November 28, 2012


The SALON/ route has a central piece of the new collection on display made with Turkish Ikat fabric that Mattijs van Bergen found on his visit to Istanbul.

Mattijs van Bergen (1980), known for his neoclassical designs with distinct colours and refined fabrics, studied at ArtEZ and has a Masters degree at the prestigious Central Saint Martins College. In 2008 he launched his label MATTIJS. According to British Vogue "One of the most promising young designers". Craftmanship and a sculptural use of pleating define Mattijs collections.

(photocredits: JW Kaldenbach)

November 26, 2012

Deniz Buga @ DEPO

Untitled, 2012

This work aims to imitate cinematic time through sequencing in photography.

In WH II (2012), he re-worked the film adaptation of Emily Brontë's Wuthering Heights directed by Andrea Arnold in 2011.
From the original film, he eliminated the actors, and worked with the elements surrounding them; the shots of objects, animals and landscapes. With a new edit and sound design, these shots created their own alternative narrative altering their original intention of use. (photocredits JW Kaldenbach)

November 24, 2012

The modern harem style by YER

The 'YER fan' by Friso Dijkstra and the 'YER mattress' by Borre Akkersdijk were made for  SALON/Workshop, the interdisciplinary part of SALON/Istanbul where Dutch designers collaborate with Turkish artisans.

Located in the back of the Mavra café, this installation, a.k.a. the 'YER project', doesn't contain signs prohibiting visitors to sit down. The white opium-flower shaped fan and the, probably, most colourful mattress ever made are not just pretty objects. They ought to be used. Textile designer Borre Akkersdijk and product designer Friso Dijkstra, both graduates from the Design Academy in Eindhoven, ask that café-goers sit down and have a rest. The colour coordinated cushions are completing this cozy YER corner and make this part of the SALON/Workshop ever so inviting.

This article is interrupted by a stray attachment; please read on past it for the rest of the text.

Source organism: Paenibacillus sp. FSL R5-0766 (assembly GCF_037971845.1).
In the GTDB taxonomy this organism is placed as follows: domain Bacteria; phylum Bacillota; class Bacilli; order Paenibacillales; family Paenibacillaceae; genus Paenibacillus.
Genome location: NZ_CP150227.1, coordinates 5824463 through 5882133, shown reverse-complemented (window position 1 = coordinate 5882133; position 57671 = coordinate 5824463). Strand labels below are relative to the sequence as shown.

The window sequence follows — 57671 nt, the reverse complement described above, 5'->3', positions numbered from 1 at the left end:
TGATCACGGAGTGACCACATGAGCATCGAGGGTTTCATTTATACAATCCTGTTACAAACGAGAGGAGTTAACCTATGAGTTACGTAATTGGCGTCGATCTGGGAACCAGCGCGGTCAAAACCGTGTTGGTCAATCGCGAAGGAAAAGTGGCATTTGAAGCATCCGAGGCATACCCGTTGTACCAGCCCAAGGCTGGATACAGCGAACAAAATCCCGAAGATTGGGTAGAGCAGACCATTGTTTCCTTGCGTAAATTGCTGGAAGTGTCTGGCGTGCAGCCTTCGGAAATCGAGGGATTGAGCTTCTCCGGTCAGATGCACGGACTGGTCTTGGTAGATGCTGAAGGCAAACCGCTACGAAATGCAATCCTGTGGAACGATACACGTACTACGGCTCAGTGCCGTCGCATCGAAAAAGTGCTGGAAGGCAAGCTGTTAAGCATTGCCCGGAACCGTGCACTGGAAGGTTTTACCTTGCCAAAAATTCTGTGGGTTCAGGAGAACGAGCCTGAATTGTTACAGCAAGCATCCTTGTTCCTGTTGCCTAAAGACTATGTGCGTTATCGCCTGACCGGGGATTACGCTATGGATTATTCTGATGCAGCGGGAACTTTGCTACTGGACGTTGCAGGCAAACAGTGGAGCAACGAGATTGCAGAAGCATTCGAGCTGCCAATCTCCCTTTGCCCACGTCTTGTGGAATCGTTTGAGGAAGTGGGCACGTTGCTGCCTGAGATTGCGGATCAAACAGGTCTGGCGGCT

The YER (meaning place, ground or floor) project was inspired by paintings of Istanbul illustrating the social life which often takes place close to the floor. Think rich fabrics, beautiful brass and copper ware in tea houses decorated with tapestries and cushions.  

"We worked quite intuitive translating the idea into shape and colour. It is much our image of their culture."

(photocredits: JW Kaldenbach)

November 19, 2012

Student project SALON/Workshop with IKSV

(photocredits JW Kaldenbach)

Imperfection provides an opportunity to participants by bringing professionals in local and international creative industries and different brands together with university students and co-experience the thinking and producing processes.
The Istanbul Design Biennial Workshops where held with students, undergraduate and graduate, in urban design, urban and regional planning, environmental design architecture, interior architecture, industrial design, graphic design, fashion design, fine arts, and new media design departments of relevant universities.

Students that worked on this project are: Elif Isik,
--> Övünç Sevinç, Buket Onat, Mustafa Kemal Yurtta, Hasret Özdemir, Berilsu Hatirnaz and Bahar Mey.

November 15, 2012

YOUASME MEASYOU @ Jean Botter House

(photocredits JW Kaldenbach)